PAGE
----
Our First App Published: Enigma Simulator
Posted by Craig H on 4 February 2012
This started when I was asked to do some prototyping work on Android by a client last November; I hadn’t done any programming on Android before, but I was familiar with Java from my time working on Enhydra Enterprise at Lutris Technologies. When I joined Lutris in 2000 I was new to Java (after 15 or so years working with C on UNIX™) so I wrote an Enigma simulator in Java as a learning project (it was related to security, a good way of getting to grips with object orientation, and fun!) I hadn’t used the code in over 10 years since, but I dusted it off and got it running on Android to get familiar with the new environment.
Having spent a couple of days on it, I had it running with a rudimentary UI and was familiar enough with the Android SDK to put the Enigma project aside and concentrate on the paid work, but I did still wonder if something useful could be done with the code. Back when I first wrote the logic of the simulator, there was a real Enigma machine out on a table at Bletchley Park that you could physically use and experience what the real operators in World War II had to do. These days, with auction prices of the machines topping $200,000, they’re all locked away behind glass. Given the touch UI of Android, it occurred to me that a good enough simulation could be a useful educational tool, perhaps put alongside museum displays on a tablet computer to give people something of the real feel of the machine.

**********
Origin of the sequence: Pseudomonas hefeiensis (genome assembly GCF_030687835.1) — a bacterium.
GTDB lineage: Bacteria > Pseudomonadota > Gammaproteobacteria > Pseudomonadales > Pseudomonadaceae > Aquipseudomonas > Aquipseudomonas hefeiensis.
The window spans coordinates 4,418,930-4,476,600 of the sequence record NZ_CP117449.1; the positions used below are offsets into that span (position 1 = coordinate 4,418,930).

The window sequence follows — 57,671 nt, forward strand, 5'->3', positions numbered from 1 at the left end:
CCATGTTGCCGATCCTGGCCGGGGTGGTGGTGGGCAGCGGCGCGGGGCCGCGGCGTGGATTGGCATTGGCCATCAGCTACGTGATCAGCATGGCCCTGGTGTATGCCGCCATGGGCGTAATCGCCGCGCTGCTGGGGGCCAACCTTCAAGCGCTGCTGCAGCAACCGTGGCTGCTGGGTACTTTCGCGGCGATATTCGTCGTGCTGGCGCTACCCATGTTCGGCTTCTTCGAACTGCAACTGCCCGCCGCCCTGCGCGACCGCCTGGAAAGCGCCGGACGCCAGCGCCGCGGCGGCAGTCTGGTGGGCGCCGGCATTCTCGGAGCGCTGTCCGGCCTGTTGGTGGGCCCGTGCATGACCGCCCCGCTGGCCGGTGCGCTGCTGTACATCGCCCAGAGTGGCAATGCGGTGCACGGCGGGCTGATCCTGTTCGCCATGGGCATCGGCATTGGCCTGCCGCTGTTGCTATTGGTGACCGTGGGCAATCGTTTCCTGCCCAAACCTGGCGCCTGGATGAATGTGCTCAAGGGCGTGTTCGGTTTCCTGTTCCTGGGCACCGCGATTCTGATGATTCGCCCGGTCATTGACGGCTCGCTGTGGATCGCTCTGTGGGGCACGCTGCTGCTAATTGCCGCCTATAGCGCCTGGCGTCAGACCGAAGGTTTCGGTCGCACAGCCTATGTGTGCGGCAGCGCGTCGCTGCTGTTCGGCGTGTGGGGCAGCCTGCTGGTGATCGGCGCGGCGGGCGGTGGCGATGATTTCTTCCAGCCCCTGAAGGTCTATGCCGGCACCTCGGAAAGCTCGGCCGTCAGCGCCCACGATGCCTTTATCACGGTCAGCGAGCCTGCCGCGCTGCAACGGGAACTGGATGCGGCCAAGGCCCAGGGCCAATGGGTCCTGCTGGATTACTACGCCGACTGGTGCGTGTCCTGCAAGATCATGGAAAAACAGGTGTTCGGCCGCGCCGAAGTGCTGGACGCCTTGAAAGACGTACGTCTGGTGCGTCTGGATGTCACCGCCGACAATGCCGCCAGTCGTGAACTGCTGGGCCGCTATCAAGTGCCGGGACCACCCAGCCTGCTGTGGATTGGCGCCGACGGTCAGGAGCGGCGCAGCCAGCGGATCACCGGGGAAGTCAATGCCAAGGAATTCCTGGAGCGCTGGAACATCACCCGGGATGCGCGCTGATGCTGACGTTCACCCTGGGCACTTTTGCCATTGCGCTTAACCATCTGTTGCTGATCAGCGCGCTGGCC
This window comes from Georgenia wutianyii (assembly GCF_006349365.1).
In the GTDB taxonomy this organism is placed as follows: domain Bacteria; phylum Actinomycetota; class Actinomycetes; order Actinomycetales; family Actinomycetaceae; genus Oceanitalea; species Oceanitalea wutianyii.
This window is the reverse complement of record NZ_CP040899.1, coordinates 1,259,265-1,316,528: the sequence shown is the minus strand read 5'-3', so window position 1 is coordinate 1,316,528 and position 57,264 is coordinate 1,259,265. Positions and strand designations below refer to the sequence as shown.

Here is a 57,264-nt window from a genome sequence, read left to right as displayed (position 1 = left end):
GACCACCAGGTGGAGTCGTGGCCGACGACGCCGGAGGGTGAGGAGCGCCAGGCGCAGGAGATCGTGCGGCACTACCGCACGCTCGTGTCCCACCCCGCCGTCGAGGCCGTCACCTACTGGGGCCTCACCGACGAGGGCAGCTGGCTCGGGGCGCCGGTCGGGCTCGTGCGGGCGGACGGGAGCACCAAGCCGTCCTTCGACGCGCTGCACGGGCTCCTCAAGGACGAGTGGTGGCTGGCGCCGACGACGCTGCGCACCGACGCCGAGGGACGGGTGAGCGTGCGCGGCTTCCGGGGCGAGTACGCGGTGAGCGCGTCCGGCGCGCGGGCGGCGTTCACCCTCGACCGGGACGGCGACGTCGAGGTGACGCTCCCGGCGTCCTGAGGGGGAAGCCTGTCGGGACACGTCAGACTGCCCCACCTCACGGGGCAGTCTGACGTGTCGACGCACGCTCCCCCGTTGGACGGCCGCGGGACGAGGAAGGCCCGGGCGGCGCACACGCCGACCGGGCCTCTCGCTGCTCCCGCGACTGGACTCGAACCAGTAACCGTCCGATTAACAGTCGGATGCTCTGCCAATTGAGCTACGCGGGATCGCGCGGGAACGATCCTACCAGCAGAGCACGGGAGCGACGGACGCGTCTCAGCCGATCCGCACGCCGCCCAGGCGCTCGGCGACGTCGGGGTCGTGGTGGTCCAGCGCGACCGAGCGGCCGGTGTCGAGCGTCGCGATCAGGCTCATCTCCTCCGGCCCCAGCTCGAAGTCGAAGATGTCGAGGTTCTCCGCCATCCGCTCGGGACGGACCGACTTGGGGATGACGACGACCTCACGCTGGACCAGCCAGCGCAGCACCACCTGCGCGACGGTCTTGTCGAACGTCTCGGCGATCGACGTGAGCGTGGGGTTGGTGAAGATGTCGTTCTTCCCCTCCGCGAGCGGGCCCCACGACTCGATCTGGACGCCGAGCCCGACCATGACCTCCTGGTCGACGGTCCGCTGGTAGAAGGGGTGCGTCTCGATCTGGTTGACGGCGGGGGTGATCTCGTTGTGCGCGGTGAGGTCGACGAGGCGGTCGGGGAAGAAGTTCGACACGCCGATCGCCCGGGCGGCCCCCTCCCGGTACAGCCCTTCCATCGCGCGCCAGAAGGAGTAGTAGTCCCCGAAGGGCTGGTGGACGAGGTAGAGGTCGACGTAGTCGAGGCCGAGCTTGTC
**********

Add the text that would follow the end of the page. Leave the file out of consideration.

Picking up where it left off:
Looking on the Android market, I found two Enigma simulators already available. One was a decent quality paid-for application, the other was free but poor quality (with logic errors and a hard-to-use UI) and neither took good advantage of the extra screen space on a tablet. I decided to go ahead and give our Enigma simulator a proper, realistic UI, add features to do more than the currently available apps, make better use of the extra space on tablets and publish it. Had I known then that it would take 2 months of days off, evenings and weekends to do I would probably have thought twice!
Another overlap with the client work I’ve been doing is the area of in-app payments. As I’d been investigating security measures to protect in-app payment transactions from tampering on Android devices, I started thinking about whether in-app payments could be taken advantage of in the Enigma simulator. I’m a big fan of the work being done by the Bletchley Park Trust to preserve the historic code-breaking site, both as a memorial to the great work done there and as an educational resource. We’d already decided to include in-app advertising as a possible way of recovering some of our development costs, so we decided to also include a payment option to allow people to turn the ads off and at the same time donate to the Trust. It’s not expensive (just £1) so I hope a good proportion of the users will take that option as it’s in a good cause. At least 50% of the proceeds will go to the Trust and, if we ever reach the point of recovering our development costs, we will look at increasing that percentage.
The app is available now on the Android Market, and we already have a couple of paying customers and a nice review, so that’s a good start! Accompanying documentation is available on our wiki, and I have a long list of potential features that didn’t make the cut for the first release. If you have an Android device please try out the app, please donate if you like it, give us a review on Android Market and let us know about any improvements you would like to see in future versions.
Finally I’m wondering whether similar apps could benefit other charitable institutions using this payment model; one obvious candidate would be the National Museum of Computing (based on the Bletchley Park site but not sharing any of their government funding). Perhaps a Colossus simulator, what do you think?